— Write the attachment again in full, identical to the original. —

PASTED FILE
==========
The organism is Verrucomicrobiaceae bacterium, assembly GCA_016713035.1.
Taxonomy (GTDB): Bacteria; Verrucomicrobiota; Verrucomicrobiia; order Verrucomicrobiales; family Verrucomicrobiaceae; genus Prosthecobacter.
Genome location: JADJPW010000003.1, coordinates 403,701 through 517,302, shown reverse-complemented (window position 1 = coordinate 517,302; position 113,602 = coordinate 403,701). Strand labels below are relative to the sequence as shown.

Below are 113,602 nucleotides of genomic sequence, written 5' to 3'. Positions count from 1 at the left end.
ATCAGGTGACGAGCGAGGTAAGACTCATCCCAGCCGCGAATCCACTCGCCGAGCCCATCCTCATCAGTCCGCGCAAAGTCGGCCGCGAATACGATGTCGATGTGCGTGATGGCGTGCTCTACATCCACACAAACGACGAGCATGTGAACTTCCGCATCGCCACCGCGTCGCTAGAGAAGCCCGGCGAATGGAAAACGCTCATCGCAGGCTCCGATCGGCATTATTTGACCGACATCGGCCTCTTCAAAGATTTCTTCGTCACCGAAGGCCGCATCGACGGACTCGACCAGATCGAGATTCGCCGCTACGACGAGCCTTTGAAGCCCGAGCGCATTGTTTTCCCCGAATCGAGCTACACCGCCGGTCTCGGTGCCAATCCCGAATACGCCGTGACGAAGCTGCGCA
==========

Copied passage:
The organism is Verrucomicrobiaceae bacterium, assembly GCA_016713035.1.
Taxonomy (GTDB): Bacteria; Verrucomicrobiota; Verrucomicrobiia; order Verrucomicrobiales; family Verrucomicrobiaceae; genus Prosthecobacter.
Genome location: JADJPW010000003.1, coordinates 403,701 through 517,302, shown reverse-complemented (window position 1 = coordinate 517,302; position 113,602 = coordinate 403,701). Strand labels below are relative to the sequence as shown.

Below are 113,602 nucleotides of genomic sequence, written 5' to 3'. Positions count from 1 at the left end.
ATCAGGTGACGAGCGAGGTAAGACTCATCCCAGCCGCGAATCCACTCGCCGAGCCCATCCTCATCAGTCCGCGCAAAGTCGGCCGCGAATACGATGTCGATGTGCGTGATGGCGTGCTCTACATCCACACAAACGACGAGCATGTGAACTTCCGCATCGCCACCGCGTCGCTAGAGAAGCCCGGCGAATGGAAAACGCTCATCGCAGGCTCCGATCGGCATTATTTGACCGACATCGGCCTCTTCAAAGATTTCTTCGTCACCGAAGGCCGCATCGACGGACTCGACCAGATCGAGATTCGCCGCTACGACGAGCCTTTGAAGCCCGAGCGCATTGTTTTCCCCGAATCGAGCTACACCGCCGGTCTCGGTGCCAATCCCGAATACGCCGTGACGAAGCTGCGCA